[0064] To be specific, the following filter can be taken as embodiment: Thickness H of vibrating element 1 is 10 μm, thus the center frequency of the filter is ca. 280 MHz. Width W of element 1 is 65 μm and W/H is 6.5. Therefore, undesired resonance caused by a width of element 1 does not exist at a vicinity of the resonance of a vibrating mode to be adopted. The filter thus has excellent characteristics and no ripples exist in its pass band.

[0065] Exemplary Embodiment 6

[0066]FIG. 13 shows a sectional view of a board where a piezoelectric vibrator in accordance with the sixth embodiment is mounted. Excitation electrodes 2 are disposed oppositely to each other on both the front face and the back face of element 1. Silicon dioxide film 17 is formed on the front face, and silicon nitride film 18 is formed on the back face. Outer terminal 19 prepared on board 16 is coupled to excitation electrode 2 via conductive resin 15.

[0067] Aluminum nitride, described above as piezoelectric material to be used for piezoelectric vibrators or piezoelectric filters, has thickness as thin as 2 μm. Protective film such as silicon dioxide film or silicon nitride film is formed on a front face, a back face, or both the faces of a piezoelectric plate made of aluminum nitride, so that the reliability of the plate increases. For instance, the plate becomes mechanically strengthened and undergoes less aged deterioration in electrical properties.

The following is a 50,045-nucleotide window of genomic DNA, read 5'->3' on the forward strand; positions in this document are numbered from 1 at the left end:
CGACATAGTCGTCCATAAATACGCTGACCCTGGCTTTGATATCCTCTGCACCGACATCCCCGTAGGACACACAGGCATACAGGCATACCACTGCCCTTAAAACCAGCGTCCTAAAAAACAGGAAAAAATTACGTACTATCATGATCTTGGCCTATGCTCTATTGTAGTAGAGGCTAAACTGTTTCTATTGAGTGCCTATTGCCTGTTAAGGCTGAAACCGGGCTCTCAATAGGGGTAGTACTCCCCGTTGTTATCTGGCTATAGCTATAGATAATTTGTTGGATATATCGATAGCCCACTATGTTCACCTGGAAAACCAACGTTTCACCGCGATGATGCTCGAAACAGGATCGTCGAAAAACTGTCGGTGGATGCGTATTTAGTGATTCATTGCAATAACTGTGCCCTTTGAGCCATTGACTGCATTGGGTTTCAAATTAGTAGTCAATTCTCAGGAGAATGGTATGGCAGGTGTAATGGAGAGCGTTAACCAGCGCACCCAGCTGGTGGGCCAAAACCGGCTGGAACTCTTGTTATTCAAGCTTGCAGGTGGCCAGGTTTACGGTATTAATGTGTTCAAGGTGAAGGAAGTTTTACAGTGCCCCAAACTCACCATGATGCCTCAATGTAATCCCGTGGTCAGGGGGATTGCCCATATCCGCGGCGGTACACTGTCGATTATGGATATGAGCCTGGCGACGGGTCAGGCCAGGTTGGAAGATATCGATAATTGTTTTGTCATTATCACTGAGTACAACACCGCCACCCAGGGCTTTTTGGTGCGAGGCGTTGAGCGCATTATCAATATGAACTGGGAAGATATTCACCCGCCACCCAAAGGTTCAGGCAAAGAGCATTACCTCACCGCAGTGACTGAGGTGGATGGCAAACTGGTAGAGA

[0068] This structure is applicable to the piezoelectric vibrations described in embodiments 1 through 3 as well as the piezoelectric filters described in embodiments 4 and 5.

[0069] Industrial Applicability

[0070] A piezoelectric vibrator uses aluminum nitride as piezoelectric material, thickness sliding vibration as the primary vibration, a polarization direction directed in the longitudinal direction of its vibrating element. Dimensions of the vibrating element are defined as follows: 2.0≦W/H≦4.0 or 4.3≦W/H≦5.7 or 6.2≦W/H≦7.8 or 8.2≦W/H≦9.8, where W is a width of the vibrating element, and H is a thickness of the vibrating element. This structure eliminates undesired resonance, caused by a width of the vibrating element, from a vicinity of the resonance frequency of the primary vibration, so that excellent characteristics can be obtained.

Referenced by
Citing PatentFiling datePublication dateApplicantTitle
US7583007 *Aug 7, 2008Sep 1, 2009Murata Manufacturing Co., Ltd.Piezoelectric vibrator
Classifications
U.S. Classification310/333
International ClassificationH03H9/56, H03H9/10, H03H9/58, H03H9/17, H03H9/54, H03H9/02
Cooperative ClassificationH03H9/581, H03H9/0509, H03H9/562, H03H9/02157, H03H9/177
European ClassificationH03H9/02B10, H03H9/17D, H03H9/56C, H03H9/58C, H03H9/05A1
Legal Events
DateCodeEventDescription
May 24, 2012FPAYFee payment
Year of fee payment: 8
Jun 13, 2008FPAYFee payment
Year of fee payment: 4
Mar 18, 2003ASAssignment
Owner name: MATSUSHITA ELECTRIC INDUSTRIAL CO., LTD., JAPAN
Free format text: ASSIGNMENT OF ASSIGNORS INTEREST;ASSIGNOR:SASAKI, YUKINORI;REEL/FRAME:014089/0865
Effective date: 20030311
Owner name: MATSUSHITA ELECTRIC INDUSTRIAL CO., LTD. 1006, OAZ
Free format text: ASSIGNMENT OF ASSIGNORS INTEREST;ASSIGNOR:SASAKI, YUKINORI /AR;REEL/FRAME:014089/0865